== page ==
Here are the first Guit-Steels ever built for anybody other than Junior Brown.
Hanging in Mike Stevens’ shop, they look great. But just before finishing, Mike’s hand-held automotive buffer bit the dust. "I can’t buff them on a pedestal buffer because of their shapes," he says. "For odd-shaped jobs, I've always used my old Skil buffer with a lamb’s wool pad."
He called StewMac to see what else is available, and we set him up with some Finesse polishing pads, the simple foam buffers that work with a handheld drill. "I’ve never used foam pads," he said. "Are they worth a try?"
After wet-sanding up to 1200-grit with Micro Finishing Paper, Mike used two foam pads with coarse and medium ColorTone paste polishing compounds, buffing the Guit-Steels on a padded bench. The padded ledger board at the rear of the bench is for the body to bear against as Mike works. After buffing with the medium compound, he used the fine compound by hand in the corners, then final-polished with swirl remover using a fresh foam pad.
The Guit-Steels buffed out great, meeting the high standards expected of Stevens Guitars. Michael’s opinion:
"Those foam pads and polishing compounds are the cat’s meow."
Mike buffs the tight spots and corners using shoe soles!
"I buff the corners by hand with a soft rag wrapped around a backer block," says Michael. "My most recent blocks are made of thick crepe sole material from the shoe repair shop, sanded into specific shapes. This was inspired by the success of these Finesse pads: since foam rubber buffs so well, I started using crepe rubber glued to a piece of wood or acrylic with #20 super glue. I use these for buffing directly — without a rag. The edges are tapered back so only the surface of the crepe reaches into the corners."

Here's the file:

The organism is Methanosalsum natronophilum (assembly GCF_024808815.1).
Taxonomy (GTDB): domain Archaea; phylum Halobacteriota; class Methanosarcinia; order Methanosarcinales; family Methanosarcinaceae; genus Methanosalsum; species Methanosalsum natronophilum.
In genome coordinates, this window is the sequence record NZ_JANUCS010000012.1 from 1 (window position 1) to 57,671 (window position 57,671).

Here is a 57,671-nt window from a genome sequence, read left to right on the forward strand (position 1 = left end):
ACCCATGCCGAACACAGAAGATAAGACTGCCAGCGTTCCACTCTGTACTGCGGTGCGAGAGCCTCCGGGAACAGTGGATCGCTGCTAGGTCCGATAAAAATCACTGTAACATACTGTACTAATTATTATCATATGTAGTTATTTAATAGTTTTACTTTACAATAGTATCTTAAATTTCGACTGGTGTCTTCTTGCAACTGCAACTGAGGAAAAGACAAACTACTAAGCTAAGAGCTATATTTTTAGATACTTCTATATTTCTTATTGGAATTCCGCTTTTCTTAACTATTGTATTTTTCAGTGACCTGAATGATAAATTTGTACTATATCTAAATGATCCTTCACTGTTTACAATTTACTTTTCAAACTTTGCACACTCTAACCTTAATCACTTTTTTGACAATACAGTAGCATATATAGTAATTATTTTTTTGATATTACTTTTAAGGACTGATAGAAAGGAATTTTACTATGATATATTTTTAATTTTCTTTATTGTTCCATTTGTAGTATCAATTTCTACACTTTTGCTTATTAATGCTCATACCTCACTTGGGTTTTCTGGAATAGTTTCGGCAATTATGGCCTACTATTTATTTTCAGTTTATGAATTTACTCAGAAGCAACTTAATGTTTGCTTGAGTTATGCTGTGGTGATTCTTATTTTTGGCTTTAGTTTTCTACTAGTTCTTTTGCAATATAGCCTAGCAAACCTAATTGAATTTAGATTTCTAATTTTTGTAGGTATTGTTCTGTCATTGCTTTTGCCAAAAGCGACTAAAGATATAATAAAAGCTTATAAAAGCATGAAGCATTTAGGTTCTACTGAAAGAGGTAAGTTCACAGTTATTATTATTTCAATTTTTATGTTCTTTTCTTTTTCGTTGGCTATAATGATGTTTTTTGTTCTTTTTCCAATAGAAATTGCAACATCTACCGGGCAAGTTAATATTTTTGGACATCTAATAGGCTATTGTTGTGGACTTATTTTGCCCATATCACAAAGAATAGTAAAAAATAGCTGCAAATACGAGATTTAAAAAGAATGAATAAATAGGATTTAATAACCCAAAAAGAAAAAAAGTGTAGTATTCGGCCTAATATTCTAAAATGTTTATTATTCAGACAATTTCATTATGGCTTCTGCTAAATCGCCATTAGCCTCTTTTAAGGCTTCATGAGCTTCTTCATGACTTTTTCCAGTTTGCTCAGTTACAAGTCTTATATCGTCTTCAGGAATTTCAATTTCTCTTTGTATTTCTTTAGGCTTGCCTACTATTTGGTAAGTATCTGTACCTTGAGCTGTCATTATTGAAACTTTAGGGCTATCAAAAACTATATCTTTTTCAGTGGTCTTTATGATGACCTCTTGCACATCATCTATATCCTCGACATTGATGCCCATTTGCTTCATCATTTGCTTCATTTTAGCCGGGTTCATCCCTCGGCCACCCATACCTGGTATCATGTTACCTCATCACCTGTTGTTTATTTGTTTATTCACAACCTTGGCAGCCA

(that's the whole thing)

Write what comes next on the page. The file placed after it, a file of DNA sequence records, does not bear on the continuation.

Finesse Polishing Pads are 5-1/2" foam buffers for use in your hand dril. They’re more gentle than a large buffing wheel, which helps prevent “burn-through” damage from over-eager buffing!
Use separate pads for your coarse/medium/fine polishing compounds — you don't want coarser compound on your fine-compound pad.
In my own shop, I'm as likely to use the foam pads as a big buffer because I do more repair and touch-up finishing than complete re-fins. They’re less messy: I’d rather wash a shop apron than sweep and vacuum buffing compound off the floor and walls around a pedestal buffer!
In a drill press, it’s easy to buff smaller things like this bass neck. I padded the column with protective felt, held with repair magnets, to keep from dinging the workpiece.
I converted this neck to fretless by widening the fret slots with a Dremel tool, inlaying them with pieces of .040"-thick black plastic binding, and spraying four coats of clear gloss ColorTone aerosol lacquer — sanding lightly after the third coat.
After talking with Mike about his burnt-out Skil buffer, I got the idea to use a right-angle chuck in my 1/2" Milwaukee drill. It has a lot of weight and power, and although it doesn’t produce any better results than a smaller drill, it gets you there faster.
Mike Stevens is the only cowboy luthier I know – a Texan who loves to work cattle.
Thanks for the Trade Secrets, Mike and... Happy Trails!